My mother was about thirteen years old when the Great Depression began and being the oldest became my grandmother’s right hand in caring for the family. She remembered, but rarely discussed, those bleak days. She did recall once how her mother made cottage cheese and took in ironing to help bring income to the house. My grandfather couldn’t find work as the years progressed and it was the promise of work that brought him and his family from Mississippi to North Carolina.
My dad once related the first time he saw my mother. It was a Sunday and he was sitting in the back of that old wooden, unadorned church with its hell fire sermons and singing that turned the small congregation into a choir where everyone knew their parts in the old, familiar hymns. The town, like the church, was small and a new family had moved into a house nearby.
That particular Sunday, everyone was settling into their seats with their handheld fans generally provided by a local funeral home moving the tepid air around. Just before the service began, in marched a family of seven with my grandfather, Willie Nettles, leading the way. With his ramrod straight six feet, his black, black eyes and hair, he was impressive as he led his family down the center aisle all the way to the front pew. He was followed by his wife, Jennie Vee, who held the baby, my uncle Jesse, in her arms leading my mother, her sister, Zula, her brother, David, and my aunt, Emma, to their seats.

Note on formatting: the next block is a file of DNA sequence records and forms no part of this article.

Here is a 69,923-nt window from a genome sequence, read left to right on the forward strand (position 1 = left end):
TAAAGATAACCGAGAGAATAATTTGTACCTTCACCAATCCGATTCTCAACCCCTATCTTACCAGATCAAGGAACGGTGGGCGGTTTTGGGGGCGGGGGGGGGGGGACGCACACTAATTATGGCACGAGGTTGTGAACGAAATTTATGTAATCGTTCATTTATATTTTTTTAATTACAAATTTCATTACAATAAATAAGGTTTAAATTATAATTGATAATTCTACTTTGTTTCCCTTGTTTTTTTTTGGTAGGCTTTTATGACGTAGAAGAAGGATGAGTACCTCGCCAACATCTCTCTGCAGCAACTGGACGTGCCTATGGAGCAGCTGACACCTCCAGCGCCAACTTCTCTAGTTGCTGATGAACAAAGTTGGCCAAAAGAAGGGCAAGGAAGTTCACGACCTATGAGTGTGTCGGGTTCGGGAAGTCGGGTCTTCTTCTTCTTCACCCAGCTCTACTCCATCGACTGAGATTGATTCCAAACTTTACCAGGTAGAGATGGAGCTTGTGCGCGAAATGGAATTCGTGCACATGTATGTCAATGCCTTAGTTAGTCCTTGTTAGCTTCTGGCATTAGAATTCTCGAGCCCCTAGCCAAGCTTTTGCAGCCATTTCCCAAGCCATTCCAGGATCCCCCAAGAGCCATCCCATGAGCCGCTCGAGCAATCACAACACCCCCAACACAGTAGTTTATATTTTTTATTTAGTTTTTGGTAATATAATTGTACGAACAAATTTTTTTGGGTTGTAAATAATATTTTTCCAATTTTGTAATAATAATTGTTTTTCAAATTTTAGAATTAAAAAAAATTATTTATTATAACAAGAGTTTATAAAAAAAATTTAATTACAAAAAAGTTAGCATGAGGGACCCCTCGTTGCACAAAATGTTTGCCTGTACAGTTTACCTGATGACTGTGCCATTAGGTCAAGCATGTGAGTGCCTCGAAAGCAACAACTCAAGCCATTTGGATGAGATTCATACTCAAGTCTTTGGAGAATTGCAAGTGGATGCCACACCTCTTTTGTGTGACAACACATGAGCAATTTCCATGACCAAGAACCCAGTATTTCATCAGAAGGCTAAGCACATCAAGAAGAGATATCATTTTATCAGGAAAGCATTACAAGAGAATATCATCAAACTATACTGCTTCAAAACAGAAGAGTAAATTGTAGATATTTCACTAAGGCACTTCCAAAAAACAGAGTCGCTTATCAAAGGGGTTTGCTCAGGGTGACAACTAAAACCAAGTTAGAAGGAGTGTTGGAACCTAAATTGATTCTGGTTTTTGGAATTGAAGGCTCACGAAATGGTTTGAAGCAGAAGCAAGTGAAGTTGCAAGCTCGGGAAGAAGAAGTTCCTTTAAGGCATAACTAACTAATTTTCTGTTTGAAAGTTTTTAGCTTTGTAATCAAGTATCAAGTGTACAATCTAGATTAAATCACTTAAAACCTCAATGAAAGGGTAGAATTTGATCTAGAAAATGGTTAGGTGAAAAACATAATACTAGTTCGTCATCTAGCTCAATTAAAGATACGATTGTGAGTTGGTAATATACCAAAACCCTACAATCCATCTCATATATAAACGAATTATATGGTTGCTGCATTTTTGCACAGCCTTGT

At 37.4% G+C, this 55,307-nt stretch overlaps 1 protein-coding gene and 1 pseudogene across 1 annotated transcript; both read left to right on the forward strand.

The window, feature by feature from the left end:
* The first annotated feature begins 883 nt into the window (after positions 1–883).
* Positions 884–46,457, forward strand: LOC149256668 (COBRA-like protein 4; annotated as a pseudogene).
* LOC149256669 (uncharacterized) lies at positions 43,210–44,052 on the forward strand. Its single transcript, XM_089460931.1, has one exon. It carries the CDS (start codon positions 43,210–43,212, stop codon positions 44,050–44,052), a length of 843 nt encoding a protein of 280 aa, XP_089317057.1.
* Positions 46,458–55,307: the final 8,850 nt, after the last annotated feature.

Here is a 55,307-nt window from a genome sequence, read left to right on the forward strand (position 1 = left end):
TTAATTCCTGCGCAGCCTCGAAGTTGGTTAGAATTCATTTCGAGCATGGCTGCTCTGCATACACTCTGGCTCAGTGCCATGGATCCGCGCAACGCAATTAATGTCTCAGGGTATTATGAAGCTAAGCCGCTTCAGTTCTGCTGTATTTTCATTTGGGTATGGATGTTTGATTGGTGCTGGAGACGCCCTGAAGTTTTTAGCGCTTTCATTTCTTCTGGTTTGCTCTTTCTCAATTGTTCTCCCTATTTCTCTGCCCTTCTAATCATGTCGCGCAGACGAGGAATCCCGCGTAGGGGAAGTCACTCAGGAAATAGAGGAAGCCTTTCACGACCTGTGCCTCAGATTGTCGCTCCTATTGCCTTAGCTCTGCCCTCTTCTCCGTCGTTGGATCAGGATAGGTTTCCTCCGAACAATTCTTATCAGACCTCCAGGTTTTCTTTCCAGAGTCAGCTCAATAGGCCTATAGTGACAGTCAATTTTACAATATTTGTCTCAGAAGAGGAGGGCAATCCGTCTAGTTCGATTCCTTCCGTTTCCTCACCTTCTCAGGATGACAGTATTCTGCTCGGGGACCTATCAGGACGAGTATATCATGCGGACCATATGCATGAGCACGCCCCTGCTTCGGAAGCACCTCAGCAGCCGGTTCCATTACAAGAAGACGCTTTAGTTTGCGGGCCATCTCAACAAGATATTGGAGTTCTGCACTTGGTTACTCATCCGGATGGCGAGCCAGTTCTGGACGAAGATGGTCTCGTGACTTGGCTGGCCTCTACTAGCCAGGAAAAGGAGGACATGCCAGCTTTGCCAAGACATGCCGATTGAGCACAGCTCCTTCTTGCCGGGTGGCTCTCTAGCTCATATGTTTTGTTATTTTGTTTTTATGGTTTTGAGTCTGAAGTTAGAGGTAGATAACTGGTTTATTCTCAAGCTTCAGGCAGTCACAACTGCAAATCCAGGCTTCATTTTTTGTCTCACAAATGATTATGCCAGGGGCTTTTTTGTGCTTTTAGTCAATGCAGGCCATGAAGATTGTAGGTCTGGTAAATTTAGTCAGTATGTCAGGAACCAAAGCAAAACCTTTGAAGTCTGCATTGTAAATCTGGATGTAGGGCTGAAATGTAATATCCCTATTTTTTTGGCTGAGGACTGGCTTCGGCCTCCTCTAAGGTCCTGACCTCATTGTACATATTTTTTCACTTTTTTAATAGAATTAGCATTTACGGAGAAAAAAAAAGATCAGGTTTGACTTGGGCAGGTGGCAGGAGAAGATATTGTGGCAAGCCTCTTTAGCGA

I can only think that my mother must have been totally embarrassed; however, she would never have thought of doing anything but what she was told. All the girls had long hair; my mother’s was almost to her waist. They and my uncle stood as straight as my grandfather and never moved around on the pew during the service. My father was thunderstruck by that fourteen year old girl who walked behind her mother. I doubt he heard much of that day’s sermon.
After World War II and my father’s Army service at a hospital in India ended, he came home and married that girl who now was a twenty year old woman. A year later, the first grandchild came along and I grew into who I am not only because of my parents. My aunts and uncles treated me like a little sister. Jesse, the babe in arms that fateful Sunday, was only six when I was born. They were my playmates, my best friends, my everything as the years passed. Happily, some things never change. As a child and teenager, I attended that same church sitting on those hard, wooden pews and the old hymns sung as a part of each service. I still hear those voices lifted in songs of praise and reverence and they comfort me.